Assessment of sotalol prescribing in a community hospital: opportunities for clinical pharmacist involvement.

Link to article at PubMed

Assessment of sotalol prescribing in a community hospital: opportunities for clinical pharmacist involvement.

Int J Pharm Pract. 2011 Aug;19(4):281-6

Authors: Finks SW, Rogers KC, Manguso AH

OBJECTIVE: Due to risk of serious adverse drug events (ADEs) sotalol use is limited in renal insufficiency and heart failure. To reduce potential life-threatening ADEs, medication safety initiatives that ensure appropriate dosing of sotalol are necessary. Pharmacist-managed renal dosing assessment programmes ensure appropriate dosing of renally eliminated medications. A prospective medication safety evaluation was conducted to assess the need to include sotalol in an existing renal dosing assessment programme as well as the impact of clinical pharmacist assessment on sotalol prescribing.
METHODS: Patients in a 736-bed community hospital, receiving sotalol during a 6-week period, were prospectively evaluated. Information was collected on indication, dosing, concomitant disease states and medications, renal function, QTc length, symptoms of toxicity and readmissions. Pharmacist recommendations were made when necessary and were followed to determine acceptance rate and patient outcomes.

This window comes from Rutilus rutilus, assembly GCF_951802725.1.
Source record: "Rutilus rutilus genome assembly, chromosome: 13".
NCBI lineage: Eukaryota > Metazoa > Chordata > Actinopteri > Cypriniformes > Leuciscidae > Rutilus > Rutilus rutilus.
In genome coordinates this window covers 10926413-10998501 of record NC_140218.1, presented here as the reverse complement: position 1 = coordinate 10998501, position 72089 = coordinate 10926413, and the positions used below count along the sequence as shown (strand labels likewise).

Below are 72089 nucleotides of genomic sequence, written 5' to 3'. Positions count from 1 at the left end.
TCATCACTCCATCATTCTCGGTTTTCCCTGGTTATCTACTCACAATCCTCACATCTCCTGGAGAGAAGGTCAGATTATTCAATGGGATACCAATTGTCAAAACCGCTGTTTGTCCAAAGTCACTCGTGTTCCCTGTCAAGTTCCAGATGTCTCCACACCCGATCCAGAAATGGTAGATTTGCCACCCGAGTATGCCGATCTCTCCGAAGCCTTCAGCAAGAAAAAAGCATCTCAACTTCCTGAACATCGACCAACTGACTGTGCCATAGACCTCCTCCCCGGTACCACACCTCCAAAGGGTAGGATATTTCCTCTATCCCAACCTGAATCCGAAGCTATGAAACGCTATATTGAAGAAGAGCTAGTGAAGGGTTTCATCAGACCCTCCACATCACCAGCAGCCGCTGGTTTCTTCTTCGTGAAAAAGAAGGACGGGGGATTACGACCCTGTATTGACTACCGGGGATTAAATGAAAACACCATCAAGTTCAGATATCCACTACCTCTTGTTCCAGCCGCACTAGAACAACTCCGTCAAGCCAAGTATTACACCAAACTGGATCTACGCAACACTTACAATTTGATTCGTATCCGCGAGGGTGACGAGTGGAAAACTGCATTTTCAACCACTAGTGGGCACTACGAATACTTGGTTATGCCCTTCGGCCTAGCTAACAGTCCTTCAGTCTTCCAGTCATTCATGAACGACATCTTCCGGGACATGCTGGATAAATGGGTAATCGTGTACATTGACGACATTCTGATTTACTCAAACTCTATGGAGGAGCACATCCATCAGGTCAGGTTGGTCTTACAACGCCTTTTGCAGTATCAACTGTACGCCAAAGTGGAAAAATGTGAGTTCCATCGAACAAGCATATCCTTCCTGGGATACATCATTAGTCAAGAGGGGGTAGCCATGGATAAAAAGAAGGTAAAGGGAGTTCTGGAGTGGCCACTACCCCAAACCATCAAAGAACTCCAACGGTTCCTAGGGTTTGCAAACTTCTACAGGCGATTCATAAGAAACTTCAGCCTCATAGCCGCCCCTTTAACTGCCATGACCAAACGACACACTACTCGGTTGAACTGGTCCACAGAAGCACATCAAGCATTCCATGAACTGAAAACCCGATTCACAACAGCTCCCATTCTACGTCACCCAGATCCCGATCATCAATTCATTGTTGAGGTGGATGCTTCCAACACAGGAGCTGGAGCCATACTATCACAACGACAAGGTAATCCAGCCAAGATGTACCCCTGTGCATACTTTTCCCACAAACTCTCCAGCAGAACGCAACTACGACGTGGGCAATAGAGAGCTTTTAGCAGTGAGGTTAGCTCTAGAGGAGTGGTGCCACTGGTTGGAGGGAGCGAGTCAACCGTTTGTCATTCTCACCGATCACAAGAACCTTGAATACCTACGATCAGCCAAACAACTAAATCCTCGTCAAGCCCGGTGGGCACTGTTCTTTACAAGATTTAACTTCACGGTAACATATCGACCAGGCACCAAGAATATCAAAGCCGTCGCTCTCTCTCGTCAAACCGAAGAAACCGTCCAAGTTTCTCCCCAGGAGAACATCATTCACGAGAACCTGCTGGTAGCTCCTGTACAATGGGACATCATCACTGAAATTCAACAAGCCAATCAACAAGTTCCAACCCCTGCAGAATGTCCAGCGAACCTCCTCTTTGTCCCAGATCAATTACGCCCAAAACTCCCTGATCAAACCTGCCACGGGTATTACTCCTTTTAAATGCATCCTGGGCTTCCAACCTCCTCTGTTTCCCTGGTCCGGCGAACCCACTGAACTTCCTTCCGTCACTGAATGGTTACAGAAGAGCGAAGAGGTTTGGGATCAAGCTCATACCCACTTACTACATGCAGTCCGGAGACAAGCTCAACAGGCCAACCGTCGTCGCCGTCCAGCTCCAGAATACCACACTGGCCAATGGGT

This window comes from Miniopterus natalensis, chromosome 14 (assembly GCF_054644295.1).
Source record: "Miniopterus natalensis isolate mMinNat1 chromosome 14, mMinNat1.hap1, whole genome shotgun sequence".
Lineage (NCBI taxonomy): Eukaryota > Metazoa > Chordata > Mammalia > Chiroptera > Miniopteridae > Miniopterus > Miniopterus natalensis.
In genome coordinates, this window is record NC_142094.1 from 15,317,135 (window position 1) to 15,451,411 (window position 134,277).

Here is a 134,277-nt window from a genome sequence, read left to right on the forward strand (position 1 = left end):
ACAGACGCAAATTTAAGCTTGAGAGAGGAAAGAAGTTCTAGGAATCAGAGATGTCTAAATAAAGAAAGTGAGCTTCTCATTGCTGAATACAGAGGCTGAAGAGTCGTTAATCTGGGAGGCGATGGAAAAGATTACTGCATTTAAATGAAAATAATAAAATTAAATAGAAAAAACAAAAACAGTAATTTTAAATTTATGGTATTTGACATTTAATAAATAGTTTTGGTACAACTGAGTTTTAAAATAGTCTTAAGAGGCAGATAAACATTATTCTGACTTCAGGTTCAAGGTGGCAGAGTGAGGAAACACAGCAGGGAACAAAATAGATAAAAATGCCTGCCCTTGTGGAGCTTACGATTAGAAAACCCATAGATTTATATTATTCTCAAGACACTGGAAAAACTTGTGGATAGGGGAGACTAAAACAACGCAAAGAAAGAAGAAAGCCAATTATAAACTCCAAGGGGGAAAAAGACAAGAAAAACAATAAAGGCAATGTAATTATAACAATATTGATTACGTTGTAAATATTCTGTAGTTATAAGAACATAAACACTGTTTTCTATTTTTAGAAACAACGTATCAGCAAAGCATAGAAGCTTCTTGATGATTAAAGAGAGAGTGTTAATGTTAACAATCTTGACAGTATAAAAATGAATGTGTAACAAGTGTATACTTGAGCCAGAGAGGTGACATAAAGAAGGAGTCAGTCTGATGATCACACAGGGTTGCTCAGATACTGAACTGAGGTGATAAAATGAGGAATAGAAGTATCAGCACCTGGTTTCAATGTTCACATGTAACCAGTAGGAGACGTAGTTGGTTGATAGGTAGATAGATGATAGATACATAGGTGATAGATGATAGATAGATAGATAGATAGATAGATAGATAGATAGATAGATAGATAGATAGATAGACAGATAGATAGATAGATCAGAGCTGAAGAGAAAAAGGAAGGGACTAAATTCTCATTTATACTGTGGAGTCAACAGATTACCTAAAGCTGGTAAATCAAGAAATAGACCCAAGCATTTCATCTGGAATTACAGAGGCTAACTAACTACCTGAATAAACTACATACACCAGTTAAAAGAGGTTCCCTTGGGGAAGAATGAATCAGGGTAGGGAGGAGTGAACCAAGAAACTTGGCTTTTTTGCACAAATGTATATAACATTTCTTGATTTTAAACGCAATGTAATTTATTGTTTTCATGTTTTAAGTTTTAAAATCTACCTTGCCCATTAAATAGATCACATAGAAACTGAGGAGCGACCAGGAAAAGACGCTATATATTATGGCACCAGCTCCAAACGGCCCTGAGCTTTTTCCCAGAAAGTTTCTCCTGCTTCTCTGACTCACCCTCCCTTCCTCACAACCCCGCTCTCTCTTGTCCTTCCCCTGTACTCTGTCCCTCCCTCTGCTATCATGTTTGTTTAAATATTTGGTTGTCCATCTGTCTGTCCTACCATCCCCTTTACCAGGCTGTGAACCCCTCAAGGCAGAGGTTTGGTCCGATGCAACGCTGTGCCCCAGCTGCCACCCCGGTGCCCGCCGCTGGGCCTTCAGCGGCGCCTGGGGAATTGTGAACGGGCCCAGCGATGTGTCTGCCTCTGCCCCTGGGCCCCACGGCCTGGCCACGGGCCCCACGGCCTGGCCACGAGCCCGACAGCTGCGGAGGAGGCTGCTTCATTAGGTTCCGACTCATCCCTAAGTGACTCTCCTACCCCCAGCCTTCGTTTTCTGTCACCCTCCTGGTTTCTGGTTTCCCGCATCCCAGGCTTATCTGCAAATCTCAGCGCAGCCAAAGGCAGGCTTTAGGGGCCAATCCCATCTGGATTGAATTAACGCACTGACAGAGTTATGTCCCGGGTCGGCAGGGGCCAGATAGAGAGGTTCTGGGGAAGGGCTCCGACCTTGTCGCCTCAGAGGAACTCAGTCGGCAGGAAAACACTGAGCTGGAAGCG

KEY FINDINGS: Thirty-six patients were prescribed sotalol for atrial tachyarrhythmias. Thirty-two (89%) were dosed inappropriately with respect to renal function. Twenty (56%) had left-ventricular dysfunction as defined by an ejection fraction of ? 40%. At time of initial assessment, 15 (42%) were exhibiting signs of potential sotalol toxicity. Pharmacists provided recommendations regarding discontinuation or dosage adjustment on 32 patients with a 38% full and a 12% partial acceptance rate. All-cause readmission rates for patients receiving appropriate therapy, including those after pharmacist recommendations were accepted (Group A; n=16), were compared to those remaining on inappropriate therapy (Group B; n=20). Readmission rates within 6 months differed between groups (31% for Group A, 55% for Group B; P=0.095, odds ratio 3.7).
CONCLUSION: This medication safety evaluation suggests the need for pharmacist assessment in patients receiving sotalol. Dosage adjustment or avoidance in patients with renal insufficiency, heart failure and other relative contraindications is often necessary to avoid toxicity. Sotalol was inappropriately prescribed in the majority of patients secondary to renal insufficiency. Based on this evaluation, it was recommended to add sotalol to the institution's pharmacist-managed renal dosing adjustment programme. Ensuring clinical pharmacist assessment when sotalol is prescribed can help reduce potential life-threatening ADEs and hospital readmissions.

PMID: 21733016 [PubMed - indexed for MEDLINE]

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